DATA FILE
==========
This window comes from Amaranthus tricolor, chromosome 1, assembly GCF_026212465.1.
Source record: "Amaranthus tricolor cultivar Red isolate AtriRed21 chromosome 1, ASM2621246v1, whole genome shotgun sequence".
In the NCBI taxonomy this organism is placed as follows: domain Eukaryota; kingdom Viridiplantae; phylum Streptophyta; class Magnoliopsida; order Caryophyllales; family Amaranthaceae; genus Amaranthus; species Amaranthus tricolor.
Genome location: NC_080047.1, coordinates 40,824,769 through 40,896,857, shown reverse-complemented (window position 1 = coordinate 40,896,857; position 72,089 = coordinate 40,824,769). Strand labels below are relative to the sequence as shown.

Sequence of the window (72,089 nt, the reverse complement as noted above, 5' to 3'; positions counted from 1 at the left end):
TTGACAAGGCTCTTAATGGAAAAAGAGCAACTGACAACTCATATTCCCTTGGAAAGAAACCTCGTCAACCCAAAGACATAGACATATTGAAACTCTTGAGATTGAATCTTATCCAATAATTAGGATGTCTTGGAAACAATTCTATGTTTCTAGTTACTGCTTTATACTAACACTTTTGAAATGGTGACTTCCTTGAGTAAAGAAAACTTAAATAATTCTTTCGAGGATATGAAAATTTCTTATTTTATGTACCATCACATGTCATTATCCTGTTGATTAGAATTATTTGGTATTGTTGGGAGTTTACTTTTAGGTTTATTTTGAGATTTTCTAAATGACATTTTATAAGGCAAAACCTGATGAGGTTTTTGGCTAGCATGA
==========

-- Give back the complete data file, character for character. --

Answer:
This window comes from Amaranthus tricolor, chromosome 1, assembly GCF_026212465.1.
Source record: "Amaranthus tricolor cultivar Red isolate AtriRed21 chromosome 1, ASM2621246v1, whole genome shotgun sequence".
In the NCBI taxonomy this organism is placed as follows: domain Eukaryota; kingdom Viridiplantae; phylum Streptophyta; class Magnoliopsida; order Caryophyllales; family Amaranthaceae; genus Amaranthus; species Amaranthus tricolor.
Genome location: NC_080047.1, coordinates 40,824,769 through 40,896,857, shown reverse-complemented (window position 1 = coordinate 40,896,857; position 72,089 = coordinate 40,824,769). Strand labels below are relative to the sequence as shown.

Sequence of the window (72,089 nt, the reverse complement as noted above, 5' to 3'; positions counted from 1 at the left end):
TTGACAAGGCTCTTAATGGAAAAAGAGCAACTGACAACTCATATTCCCTTGGAAAGAAACCTCGTCAACCCAAAGACATAGACATATTGAAACTCTTGAGATTGAATCTTATCCAATAATTAGGATGTCTTGGAAACAATTCTATGTTTCTAGTTACTGCTTTATACTAACACTTTTGAAATGGTGACTTCCTTGAGTAAAGAAAACTTAAATAATTCTTTCGAGGATATGAAAATTTCTTATTTTATGTACCATCACATGTCATTATCCTGTTGATTAGAATTATTTGGTATTGTTGGGAGTTTACTTTTAGGTTTATTTTGAGATTTTCTAAATGACATTTTATAAGGCAAAACCTGATGAGGTTTTTGGCTAGCATGA